Some companies try do this by making a big song and dance of their values. The trouble with that is one company’s values can very quickly start to look like another’s (McCarney recalls once seeing a tyre shop’s values and thinking that they could easily be on the wall of a large media house).
New Media Publishing therefore decided to concentrate on behaviours.
And as the company grew, it became increasingly clear that the behaviours which had served it so well needed to be formalised.
It therefore published “The Purple Code”, a booklet which outlines what the kind of behaviours company employees like to see and don’t like to see in their colleagues.
Interestingly, the Purple Code has created a whole new language, with people telling each other “that’s not PC (purple code)” when one colleague does something another disagrees with.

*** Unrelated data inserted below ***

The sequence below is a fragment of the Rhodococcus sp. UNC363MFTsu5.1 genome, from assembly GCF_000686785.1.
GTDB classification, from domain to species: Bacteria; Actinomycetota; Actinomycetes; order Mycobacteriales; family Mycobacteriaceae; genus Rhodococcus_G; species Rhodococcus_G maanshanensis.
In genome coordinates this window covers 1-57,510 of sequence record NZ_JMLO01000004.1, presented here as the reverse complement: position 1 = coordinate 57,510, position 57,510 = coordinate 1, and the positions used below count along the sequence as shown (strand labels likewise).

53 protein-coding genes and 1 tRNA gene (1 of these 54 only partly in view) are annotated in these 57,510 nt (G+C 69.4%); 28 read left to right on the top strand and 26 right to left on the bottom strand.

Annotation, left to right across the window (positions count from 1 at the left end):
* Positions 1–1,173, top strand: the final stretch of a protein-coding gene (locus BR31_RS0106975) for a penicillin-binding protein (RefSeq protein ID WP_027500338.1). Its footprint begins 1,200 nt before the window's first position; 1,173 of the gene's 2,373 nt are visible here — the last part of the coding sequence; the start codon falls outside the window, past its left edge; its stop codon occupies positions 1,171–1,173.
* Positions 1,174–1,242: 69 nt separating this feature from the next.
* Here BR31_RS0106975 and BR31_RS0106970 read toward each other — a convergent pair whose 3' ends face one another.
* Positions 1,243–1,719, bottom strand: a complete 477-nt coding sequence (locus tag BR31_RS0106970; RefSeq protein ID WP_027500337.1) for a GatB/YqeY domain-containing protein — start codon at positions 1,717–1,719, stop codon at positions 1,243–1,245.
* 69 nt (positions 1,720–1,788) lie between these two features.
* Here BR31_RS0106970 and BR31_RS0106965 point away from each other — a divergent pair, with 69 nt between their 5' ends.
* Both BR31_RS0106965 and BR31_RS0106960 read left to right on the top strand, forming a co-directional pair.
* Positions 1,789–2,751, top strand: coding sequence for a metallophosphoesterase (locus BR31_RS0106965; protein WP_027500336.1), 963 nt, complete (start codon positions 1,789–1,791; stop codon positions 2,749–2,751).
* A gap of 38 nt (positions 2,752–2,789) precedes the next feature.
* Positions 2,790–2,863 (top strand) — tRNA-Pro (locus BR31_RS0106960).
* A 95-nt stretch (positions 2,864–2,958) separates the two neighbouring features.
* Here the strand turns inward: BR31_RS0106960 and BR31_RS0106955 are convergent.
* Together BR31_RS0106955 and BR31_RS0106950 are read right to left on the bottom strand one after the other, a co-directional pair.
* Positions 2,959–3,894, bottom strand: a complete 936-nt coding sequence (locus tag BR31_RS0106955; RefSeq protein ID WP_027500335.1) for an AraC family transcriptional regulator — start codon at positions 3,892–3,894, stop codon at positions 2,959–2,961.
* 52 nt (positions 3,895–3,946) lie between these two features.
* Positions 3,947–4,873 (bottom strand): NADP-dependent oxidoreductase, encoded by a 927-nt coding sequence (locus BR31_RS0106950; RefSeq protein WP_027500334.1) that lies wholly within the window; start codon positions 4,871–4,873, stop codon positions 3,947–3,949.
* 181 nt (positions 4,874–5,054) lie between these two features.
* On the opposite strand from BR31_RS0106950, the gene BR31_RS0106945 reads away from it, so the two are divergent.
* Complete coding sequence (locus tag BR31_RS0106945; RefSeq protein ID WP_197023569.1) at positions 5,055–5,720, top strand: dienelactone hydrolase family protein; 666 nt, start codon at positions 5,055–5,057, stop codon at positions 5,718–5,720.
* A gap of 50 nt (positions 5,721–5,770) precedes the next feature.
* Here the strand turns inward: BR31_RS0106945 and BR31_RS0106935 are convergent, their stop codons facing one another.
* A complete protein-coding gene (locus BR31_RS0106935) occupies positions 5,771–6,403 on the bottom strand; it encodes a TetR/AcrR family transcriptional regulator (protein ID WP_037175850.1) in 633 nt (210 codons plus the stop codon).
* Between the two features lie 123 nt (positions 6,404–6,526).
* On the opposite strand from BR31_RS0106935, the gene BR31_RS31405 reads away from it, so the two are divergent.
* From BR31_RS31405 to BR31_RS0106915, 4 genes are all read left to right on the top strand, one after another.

Trust and reward
Another important factor in creating a rich company culture, McCarney told us, is trust.
“Everything in a culture, to my mind, rests on trust,” she said. “You either trust people or you don’t trust people. There is no in between”.
As a mark of that trust, New Media Publishing operates on true flexi-time, allowing employees to come into the office as and when they need to.
It’s something that’s made a massive difference since being formally introduced. McCarney recalls an editor coming to her with tears in her eyes because it meant she could pick up her eight year old son after school rather than leaving him in an aftercare facility with much younger children.
But, she adds, trust isn’t just about employees and managers. It’s also about colleagues trusting each other to do the best job they possibly can.
“You have to have the respect of where you sit in the process and what your teammates need of you at the time,” McCarney told us.